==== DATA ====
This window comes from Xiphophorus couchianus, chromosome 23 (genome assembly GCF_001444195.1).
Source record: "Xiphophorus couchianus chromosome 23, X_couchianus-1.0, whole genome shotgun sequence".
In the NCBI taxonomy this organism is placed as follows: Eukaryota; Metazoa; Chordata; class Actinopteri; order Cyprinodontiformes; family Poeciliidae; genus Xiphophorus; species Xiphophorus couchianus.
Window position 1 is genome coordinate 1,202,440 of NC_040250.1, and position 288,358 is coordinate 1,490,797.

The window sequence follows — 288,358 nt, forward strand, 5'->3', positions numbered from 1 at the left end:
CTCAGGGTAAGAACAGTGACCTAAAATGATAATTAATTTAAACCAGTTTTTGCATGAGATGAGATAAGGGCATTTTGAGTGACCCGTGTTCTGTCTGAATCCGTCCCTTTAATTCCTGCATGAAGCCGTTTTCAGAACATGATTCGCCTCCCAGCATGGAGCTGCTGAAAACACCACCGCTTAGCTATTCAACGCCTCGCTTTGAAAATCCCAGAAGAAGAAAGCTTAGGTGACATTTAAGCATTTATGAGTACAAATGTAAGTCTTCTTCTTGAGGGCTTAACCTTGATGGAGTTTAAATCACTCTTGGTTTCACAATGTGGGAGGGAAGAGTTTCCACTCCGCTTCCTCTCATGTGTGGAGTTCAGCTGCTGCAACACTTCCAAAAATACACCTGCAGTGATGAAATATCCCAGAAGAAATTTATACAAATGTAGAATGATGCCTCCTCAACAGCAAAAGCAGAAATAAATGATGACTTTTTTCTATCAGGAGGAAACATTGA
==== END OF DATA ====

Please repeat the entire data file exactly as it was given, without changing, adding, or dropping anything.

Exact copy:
This window comes from Xiphophorus couchianus, chromosome 23 (genome assembly GCF_001444195.1).
Source record: "Xiphophorus couchianus chromosome 23, X_couchianus-1.0, whole genome shotgun sequence".
In the NCBI taxonomy this organism is placed as follows: Eukaryota; Metazoa; Chordata; class Actinopteri; order Cyprinodontiformes; family Poeciliidae; genus Xiphophorus; species Xiphophorus couchianus.
Window position 1 is genome coordinate 1,202,440 of NC_040250.1, and position 288,358 is coordinate 1,490,797.

The window sequence follows — 288,358 nt, forward strand, 5'->3', positions numbered from 1 at the left end:
CTCAGGGTAAGAACAGTGACCTAAAATGATAATTAATTTAAACCAGTTTTTGCATGAGATGAGATAAGGGCATTTTGAGTGACCCGTGTTCTGTCTGAATCCGTCCCTTTAATTCCTGCATGAAGCCGTTTTCAGAACATGATTCGCCTCCCAGCATGGAGCTGCTGAAAACACCACCGCTTAGCTATTCAACGCCTCGCTTTGAAAATCCCAGAAGAAGAAAGCTTAGGTGACATTTAAGCATTTATGAGTACAAATGTAAGTCTTCTTCTTGAGGGCTTAACCTTGATGGAGTTTAAATCACTCTTGGTTTCACAATGTGGGAGGGAAGAGTTTCCACTCCGCTTCCTCTCATGTGTGGAGTTCAGCTGCTGCAACACTTCCAAAAATACACCTGCAGTGATGAAATATCCCAGAAGAAATTTATACAAATGTAGAATGATGCCTCCTCAACAGCAAAAGCAGAAATAAATGATGACTTTTTTCTATCAGGAGGAAACATTGA